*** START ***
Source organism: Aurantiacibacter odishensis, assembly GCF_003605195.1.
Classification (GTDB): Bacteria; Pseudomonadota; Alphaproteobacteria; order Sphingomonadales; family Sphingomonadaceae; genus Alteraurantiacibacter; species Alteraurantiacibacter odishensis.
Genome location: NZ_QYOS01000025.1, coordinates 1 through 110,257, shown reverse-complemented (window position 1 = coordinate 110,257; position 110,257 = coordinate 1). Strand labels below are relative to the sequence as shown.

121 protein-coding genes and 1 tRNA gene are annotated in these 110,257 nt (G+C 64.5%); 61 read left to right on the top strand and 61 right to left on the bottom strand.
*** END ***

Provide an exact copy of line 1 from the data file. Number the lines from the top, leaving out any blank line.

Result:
Source organism: Aurantiacibacter odishensis, assembly GCF_003605195.1.